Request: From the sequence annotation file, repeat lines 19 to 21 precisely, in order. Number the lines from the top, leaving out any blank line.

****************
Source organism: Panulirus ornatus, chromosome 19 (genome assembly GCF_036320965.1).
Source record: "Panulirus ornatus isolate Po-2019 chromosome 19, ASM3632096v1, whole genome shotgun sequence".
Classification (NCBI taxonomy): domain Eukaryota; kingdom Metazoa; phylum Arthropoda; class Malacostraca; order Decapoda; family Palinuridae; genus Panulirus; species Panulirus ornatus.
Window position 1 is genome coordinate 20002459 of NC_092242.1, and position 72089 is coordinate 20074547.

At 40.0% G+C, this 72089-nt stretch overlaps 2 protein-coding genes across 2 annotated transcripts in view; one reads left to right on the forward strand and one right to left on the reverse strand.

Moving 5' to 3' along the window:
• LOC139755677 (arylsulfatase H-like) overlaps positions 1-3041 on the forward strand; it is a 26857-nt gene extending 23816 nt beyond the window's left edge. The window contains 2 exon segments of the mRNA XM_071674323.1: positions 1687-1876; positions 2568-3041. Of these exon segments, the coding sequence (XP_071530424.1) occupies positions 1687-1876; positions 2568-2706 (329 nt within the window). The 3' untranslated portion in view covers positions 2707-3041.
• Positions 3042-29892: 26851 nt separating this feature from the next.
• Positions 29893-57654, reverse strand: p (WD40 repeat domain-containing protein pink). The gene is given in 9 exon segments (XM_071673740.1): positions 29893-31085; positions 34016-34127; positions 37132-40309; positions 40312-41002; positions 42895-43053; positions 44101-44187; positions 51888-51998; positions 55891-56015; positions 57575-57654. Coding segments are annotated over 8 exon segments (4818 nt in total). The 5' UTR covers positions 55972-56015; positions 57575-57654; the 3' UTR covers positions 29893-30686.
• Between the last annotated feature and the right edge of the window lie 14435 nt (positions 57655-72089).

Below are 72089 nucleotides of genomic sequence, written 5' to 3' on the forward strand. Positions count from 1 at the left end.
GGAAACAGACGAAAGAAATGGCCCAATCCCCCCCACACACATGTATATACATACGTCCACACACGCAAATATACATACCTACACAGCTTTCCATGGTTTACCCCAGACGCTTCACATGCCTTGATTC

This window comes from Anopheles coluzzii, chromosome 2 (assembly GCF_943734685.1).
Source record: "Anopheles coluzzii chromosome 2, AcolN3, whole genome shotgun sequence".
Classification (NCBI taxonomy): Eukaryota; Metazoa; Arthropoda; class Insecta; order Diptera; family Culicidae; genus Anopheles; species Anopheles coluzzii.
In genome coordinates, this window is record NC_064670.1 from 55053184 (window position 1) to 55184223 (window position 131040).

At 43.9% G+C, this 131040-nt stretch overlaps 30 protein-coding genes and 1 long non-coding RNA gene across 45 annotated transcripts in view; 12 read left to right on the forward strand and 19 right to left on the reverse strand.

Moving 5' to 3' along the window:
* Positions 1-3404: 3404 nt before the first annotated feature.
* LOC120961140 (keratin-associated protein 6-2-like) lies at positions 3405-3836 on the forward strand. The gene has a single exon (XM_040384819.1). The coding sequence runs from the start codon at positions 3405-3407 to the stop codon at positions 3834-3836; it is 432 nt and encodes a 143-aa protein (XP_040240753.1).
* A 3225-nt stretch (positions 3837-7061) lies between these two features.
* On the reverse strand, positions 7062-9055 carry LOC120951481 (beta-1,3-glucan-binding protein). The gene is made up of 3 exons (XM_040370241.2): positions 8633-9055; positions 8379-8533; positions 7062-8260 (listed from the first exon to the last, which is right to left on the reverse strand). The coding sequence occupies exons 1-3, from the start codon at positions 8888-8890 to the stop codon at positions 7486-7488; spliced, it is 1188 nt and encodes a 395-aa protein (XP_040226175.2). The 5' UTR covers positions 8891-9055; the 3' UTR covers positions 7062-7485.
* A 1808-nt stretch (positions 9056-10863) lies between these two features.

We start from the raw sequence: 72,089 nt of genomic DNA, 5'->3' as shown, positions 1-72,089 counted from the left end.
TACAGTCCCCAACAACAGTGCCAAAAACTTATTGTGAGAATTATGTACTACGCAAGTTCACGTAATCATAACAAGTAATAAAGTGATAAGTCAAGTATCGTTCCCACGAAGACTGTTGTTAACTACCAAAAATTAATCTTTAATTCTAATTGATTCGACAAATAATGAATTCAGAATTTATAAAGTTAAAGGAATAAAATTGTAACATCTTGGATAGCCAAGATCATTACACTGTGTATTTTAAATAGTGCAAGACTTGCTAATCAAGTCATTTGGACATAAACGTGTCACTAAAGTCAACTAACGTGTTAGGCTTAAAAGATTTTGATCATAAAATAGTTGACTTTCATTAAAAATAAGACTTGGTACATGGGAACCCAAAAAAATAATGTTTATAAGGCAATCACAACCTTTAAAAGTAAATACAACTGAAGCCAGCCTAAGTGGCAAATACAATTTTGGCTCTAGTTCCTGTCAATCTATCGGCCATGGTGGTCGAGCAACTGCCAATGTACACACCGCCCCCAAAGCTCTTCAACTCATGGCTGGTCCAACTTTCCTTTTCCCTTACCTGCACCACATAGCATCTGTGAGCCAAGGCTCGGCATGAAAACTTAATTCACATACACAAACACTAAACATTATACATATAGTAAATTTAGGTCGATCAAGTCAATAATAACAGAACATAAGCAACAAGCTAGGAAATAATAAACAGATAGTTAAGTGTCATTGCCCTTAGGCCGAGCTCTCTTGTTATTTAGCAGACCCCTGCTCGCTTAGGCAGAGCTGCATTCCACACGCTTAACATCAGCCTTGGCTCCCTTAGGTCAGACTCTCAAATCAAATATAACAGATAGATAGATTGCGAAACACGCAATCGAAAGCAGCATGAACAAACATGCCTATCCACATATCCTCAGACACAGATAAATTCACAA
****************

* Positions 1-3404: 3404 nt before the first annotated feature.
* LOC120961140 (keratin-associated protein 6-2-like) lies at positions 3405-3836 on the forward strand. The gene has a single exon (XM_040384819.1). The coding sequence runs from the start codon at positions 3405-3407 to the stop codon at positions 3834-3836; it is 432 nt and encodes a 143-aa protein (XP_040240753.1).
* A 3225-nt stretch (positions 3837-7061) lies between these two features.